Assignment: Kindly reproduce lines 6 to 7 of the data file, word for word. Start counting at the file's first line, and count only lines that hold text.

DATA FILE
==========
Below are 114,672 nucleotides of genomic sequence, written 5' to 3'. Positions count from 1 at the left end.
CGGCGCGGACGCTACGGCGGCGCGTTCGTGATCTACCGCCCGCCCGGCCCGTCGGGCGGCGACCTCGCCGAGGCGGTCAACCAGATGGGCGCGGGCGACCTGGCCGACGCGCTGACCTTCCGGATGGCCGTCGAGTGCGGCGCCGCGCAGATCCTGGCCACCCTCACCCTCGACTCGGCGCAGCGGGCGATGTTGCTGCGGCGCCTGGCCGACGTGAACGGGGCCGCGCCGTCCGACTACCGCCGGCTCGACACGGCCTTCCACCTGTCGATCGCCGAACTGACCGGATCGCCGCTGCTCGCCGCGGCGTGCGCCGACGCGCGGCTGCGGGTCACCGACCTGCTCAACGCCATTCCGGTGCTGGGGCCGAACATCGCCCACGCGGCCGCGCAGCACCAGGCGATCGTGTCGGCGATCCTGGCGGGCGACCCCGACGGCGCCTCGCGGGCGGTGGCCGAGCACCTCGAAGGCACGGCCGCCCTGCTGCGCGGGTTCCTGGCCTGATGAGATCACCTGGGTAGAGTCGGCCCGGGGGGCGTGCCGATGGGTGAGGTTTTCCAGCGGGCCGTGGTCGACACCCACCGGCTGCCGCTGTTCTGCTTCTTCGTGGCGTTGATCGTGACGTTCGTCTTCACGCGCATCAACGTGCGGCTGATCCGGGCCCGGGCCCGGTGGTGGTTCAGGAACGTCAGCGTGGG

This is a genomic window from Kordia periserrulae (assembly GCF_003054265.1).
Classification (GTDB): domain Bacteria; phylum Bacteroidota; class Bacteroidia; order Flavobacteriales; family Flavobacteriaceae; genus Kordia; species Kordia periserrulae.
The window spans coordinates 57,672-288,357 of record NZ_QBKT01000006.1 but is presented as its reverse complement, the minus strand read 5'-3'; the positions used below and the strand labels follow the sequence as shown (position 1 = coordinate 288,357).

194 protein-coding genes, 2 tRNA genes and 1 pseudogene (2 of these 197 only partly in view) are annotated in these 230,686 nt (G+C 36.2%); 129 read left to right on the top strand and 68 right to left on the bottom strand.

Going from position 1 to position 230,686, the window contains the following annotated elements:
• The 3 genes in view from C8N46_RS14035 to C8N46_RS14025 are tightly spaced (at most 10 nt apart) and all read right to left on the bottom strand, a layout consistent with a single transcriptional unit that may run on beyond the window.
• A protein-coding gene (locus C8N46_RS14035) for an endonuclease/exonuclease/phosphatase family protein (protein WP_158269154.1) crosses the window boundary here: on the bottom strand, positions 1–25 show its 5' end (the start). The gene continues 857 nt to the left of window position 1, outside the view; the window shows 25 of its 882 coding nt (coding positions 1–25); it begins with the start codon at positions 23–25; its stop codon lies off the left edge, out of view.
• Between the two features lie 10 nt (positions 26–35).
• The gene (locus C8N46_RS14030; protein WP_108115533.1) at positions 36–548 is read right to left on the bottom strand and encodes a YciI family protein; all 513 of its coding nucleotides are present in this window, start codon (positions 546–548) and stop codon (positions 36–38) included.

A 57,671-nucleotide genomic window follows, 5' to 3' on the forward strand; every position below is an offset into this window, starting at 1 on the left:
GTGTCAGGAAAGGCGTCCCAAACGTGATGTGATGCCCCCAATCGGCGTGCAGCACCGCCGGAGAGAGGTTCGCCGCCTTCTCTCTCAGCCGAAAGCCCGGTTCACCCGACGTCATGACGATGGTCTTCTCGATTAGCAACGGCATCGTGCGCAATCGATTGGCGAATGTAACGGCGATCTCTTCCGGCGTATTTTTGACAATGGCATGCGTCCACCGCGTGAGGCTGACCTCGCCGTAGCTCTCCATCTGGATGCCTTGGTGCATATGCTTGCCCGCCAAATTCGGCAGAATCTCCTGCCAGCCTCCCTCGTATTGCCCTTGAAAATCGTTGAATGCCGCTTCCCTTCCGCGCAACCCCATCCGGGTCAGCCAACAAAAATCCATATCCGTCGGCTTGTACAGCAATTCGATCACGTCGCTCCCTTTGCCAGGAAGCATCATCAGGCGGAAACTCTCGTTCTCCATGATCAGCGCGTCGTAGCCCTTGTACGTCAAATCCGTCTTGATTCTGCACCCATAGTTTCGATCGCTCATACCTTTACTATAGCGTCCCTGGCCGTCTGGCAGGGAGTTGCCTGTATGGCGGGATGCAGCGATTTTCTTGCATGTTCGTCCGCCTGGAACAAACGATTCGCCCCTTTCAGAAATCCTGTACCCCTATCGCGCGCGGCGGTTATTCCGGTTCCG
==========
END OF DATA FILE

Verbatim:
194 protein-coding genes, 2 tRNA genes and 1 pseudogene (2 of these 197 only partly in view) are annotated in these 230,686 nt (G+C 36.2%); 129 read left to right on the top strand and 68 right to left on the bottom strand.

Going from position 1 to position 230,686, the window contains the following annotated elements: